September 22, 2020
Key Performance Indicators (KPIs) help you analyze how your marketing is going and make it easier for you to analyze how you are reaching your goals.
In the SEO world, there are a lot of articles on KPIs, many mention bounce rate, time spent on the page and many more things. These are vanity metrics that have no connection to the overall marketing or business goals.
In this article, we will go into detail with what we think are worthy SEO KPIs
Usable for: Any website
Tied to: Market share
SERP visibility is the SEO version of one of the most important marketing KPIs: SOV (share of Voice). It measures how visible your brand is in the market among the competitors.
This is important because there is a strong relationship between SOV and market share. In general, the higher your SOV, the greater your share of the pie. And the fact that it is a relatively easy measurement to make makes it a more appropriate KPI than organic traffic growth.
You can get a very rough feel for your SERP visibility by comparing your estimated organic search traffic with your competitors' traffic on Google.
However, these numbers will usually be wrong because they include branded keyword traffic and those that your competitors rank for have no business value to you. For example, if one of our competitors offers social media marketing tools, any search traffic to such topics is irrelevant to us.
Useful for: Any e-commerce site
Tied to: Sales
This is guaranteed to be the most used SEO KPI that most people use to analyze their SEO KPIs.
Common examples of a website's goals or conversion actions include visitors going through the checkout or subscribing to a service. That's fine, but it does not reflect its value to the company if people buy several things at once.
So if you work for an e-commerce store, it would probably be a better KPI to increase the average order value for the organic traffic segment.
Many things can go wrong when setting up Google Analytics or other analytics software. I encourage anyone who makes marketing decisions based on analytics to first understand how this data is collected and processed.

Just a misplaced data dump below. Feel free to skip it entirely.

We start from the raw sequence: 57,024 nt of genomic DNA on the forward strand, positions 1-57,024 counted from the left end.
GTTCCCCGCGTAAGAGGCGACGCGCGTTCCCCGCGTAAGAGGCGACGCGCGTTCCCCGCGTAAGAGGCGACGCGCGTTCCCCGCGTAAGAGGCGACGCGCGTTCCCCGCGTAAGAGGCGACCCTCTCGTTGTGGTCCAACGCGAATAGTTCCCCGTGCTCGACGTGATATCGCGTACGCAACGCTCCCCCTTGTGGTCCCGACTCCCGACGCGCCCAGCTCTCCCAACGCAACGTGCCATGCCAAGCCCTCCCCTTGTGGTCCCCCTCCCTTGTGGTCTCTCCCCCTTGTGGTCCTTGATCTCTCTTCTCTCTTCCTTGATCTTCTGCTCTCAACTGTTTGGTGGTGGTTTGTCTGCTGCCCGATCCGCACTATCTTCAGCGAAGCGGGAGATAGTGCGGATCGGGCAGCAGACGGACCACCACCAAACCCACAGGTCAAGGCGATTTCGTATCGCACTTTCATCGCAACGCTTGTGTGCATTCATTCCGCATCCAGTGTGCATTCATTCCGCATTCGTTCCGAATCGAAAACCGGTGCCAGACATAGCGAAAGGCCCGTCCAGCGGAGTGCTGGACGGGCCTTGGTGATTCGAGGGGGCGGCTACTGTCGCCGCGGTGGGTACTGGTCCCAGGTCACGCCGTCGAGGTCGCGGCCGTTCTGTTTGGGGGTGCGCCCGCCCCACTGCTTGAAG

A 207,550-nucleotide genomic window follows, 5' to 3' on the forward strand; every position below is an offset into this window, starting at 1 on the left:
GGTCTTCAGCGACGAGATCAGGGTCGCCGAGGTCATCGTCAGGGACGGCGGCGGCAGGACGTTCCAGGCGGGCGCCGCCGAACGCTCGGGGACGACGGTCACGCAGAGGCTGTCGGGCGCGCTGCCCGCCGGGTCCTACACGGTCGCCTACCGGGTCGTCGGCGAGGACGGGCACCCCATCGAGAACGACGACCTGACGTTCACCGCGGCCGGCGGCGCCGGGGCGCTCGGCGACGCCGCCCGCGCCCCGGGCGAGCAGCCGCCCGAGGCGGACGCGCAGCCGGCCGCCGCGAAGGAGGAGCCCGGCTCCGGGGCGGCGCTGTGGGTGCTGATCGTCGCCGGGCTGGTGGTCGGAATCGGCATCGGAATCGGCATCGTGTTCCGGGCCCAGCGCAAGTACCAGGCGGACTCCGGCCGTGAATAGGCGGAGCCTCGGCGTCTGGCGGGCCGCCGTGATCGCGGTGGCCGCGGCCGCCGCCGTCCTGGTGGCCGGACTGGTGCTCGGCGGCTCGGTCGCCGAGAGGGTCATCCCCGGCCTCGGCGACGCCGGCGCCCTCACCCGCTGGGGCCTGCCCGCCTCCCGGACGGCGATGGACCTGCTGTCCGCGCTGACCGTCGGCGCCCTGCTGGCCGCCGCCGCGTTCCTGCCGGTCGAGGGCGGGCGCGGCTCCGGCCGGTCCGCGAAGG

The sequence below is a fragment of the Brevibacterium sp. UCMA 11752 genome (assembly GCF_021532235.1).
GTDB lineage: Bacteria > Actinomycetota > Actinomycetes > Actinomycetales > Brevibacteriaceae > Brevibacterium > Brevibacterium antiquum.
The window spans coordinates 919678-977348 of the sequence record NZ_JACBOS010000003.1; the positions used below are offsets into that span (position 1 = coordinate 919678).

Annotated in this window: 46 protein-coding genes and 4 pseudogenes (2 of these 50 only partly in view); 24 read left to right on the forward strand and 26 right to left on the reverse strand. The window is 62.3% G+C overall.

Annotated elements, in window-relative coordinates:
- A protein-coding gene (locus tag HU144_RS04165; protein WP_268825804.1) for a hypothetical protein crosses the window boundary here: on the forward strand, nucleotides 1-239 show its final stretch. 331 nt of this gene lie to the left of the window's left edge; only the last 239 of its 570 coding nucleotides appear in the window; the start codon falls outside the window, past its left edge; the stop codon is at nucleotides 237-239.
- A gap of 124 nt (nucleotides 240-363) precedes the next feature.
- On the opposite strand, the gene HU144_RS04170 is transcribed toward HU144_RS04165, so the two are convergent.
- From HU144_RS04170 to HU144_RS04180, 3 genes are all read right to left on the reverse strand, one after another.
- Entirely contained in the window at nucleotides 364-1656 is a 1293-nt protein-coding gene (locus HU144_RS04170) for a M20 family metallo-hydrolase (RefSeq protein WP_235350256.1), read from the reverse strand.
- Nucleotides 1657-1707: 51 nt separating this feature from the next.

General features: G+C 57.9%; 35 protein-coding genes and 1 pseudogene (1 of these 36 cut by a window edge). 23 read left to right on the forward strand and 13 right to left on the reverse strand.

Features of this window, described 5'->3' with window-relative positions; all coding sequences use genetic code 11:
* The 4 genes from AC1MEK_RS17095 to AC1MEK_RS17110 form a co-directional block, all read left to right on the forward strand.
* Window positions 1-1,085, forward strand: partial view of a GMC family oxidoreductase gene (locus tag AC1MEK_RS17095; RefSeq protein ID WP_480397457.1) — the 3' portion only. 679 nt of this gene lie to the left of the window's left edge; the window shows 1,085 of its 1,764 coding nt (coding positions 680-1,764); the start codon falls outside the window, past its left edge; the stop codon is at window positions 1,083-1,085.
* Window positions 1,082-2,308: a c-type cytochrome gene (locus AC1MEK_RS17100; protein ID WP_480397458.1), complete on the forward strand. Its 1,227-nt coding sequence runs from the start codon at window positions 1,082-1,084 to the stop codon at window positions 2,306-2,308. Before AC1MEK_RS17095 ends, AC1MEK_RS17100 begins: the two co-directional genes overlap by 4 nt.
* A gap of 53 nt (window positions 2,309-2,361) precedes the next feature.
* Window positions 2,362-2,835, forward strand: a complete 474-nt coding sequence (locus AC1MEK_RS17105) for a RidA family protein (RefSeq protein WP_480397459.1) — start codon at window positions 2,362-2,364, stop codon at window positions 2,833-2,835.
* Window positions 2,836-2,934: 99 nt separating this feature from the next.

The positive and most important takeaway here is that we typically make a time comparison of data that is skewed in the same way. This means that a relative change in conversions must correspond to reality.
That said, be sure to compare periods that make sense to compare. For example, if your business has seasonal fluctuations in sales, compare year-to-year results.
Usable for: All e-commerce sites or lead generation website
Tied to: Sales
Use this KPI only if you are already using the KPI for conversion. It is actually a supportive metric and should not be used alone.
This is important because the default attribution model “last not direct click” in Google Analytics is uncommonly poor. The problem lies in assigning 100% of the credit to a channel. It's like praising a player to the skies who only scores one goal. Goalkeepers and defense would not be too happy.
Your site is likely to drive organic traffic at all stages of the customer journey. For example, people may land on ten of your articles from Google and then convert after clicking on a search or retargeting ad.
I'm convinced you do not need more than these three KPIs. However, this does not mean that you should not measure other things.
Keeping track of other meaningful measurements that correlate with KPIs is one way to assess your daily SE work. For example, it would be almost impossible to improve your SEO KPIs if search engines could not index your pages correctly.
So you can get all sorts of action insights from Google Analytics, create boundaries that determine whether a link building campaign is successful or a failure, run technical SEO analytics and so on.
And one more thing…
Being “data driven” is something that seems to describe today's marketers. But understanding why something is happening from GA or GSC data is challenging as it is mostly quantitative data. It is important to remember this and understand that this data is not a substitute for talking to customers, common sense and occasionally relying on your gut feeling.
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